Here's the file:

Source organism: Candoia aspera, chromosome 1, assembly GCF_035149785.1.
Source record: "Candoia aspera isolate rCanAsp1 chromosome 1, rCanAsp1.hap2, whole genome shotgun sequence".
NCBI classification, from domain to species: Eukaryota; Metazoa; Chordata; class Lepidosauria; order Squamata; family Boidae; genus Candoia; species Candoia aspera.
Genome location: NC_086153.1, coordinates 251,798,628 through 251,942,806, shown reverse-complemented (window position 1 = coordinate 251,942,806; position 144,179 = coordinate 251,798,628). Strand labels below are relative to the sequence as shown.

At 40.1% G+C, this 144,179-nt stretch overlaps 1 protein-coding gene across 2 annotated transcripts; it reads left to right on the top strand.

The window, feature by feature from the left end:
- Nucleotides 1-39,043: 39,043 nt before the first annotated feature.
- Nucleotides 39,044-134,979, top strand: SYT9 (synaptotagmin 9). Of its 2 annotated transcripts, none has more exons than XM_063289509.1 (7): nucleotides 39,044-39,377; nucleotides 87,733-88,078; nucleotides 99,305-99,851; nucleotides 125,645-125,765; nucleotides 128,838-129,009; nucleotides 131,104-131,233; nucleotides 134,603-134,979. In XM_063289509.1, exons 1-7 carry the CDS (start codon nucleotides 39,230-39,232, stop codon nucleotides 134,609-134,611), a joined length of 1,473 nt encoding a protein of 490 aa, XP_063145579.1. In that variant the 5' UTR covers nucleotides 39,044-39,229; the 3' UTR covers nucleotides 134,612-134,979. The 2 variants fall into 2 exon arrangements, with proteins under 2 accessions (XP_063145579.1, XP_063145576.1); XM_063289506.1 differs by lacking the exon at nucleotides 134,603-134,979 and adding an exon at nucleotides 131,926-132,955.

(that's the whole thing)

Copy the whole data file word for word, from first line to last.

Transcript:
Source organism: Candoia aspera, chromosome 1, assembly GCF_035149785.1.
Source record: "Candoia aspera isolate rCanAsp1 chromosome 1, rCanAsp1.hap2, whole genome shotgun sequence".
NCBI classification, from domain to species: Eukaryota; Metazoa; Chordata; class Lepidosauria; order Squamata; family Boidae; genus Candoia; species Candoia aspera.
Genome location: NC_086153.1, coordinates 251,798,628 through 251,942,806, shown reverse-complemented (window position 1 = coordinate 251,942,806; position 144,179 = coordinate 251,798,628). Strand labels below are relative to the sequence as shown.

At 40.1% G+C, this 144,179-nt stretch overlaps 1 protein-coding gene across 2 annotated transcripts; it reads left to right on the top strand.

The window, feature by feature from the left end:
- Nucleotides 1-39,043: 39,043 nt before the first annotated feature.
- Nucleotides 39,044-134,979, top strand: SYT9 (synaptotagmin 9). Of its 2 annotated transcripts, none has more exons than XM_063289509.1 (7): nucleotides 39,044-39,377; nucleotides 87,733-88,078; nucleotides 99,305-99,851; nucleotides 125,645-125,765; nucleotides 128,838-129,009; nucleotides 131,104-131,233; nucleotides 134,603-134,979. In XM_063289509.1, exons 1-7 carry the CDS (start codon nucleotides 39,230-39,232, stop codon nucleotides 134,609-134,611), a joined length of 1,473 nt encoding a protein of 490 aa, XP_063145579.1. In that variant the 5' UTR covers nucleotides 39,044-39,229; the 3' UTR covers nucleotides 134,612-134,979. The 2 variants fall into 2 exon arrangements, with proteins under 2 accessions (XP_063145579.1, XP_063145576.1); XM_063289506.1 differs by lacking the exon at nucleotides 134,603-134,979 and adding an exon at nucleotides 131,926-132,955.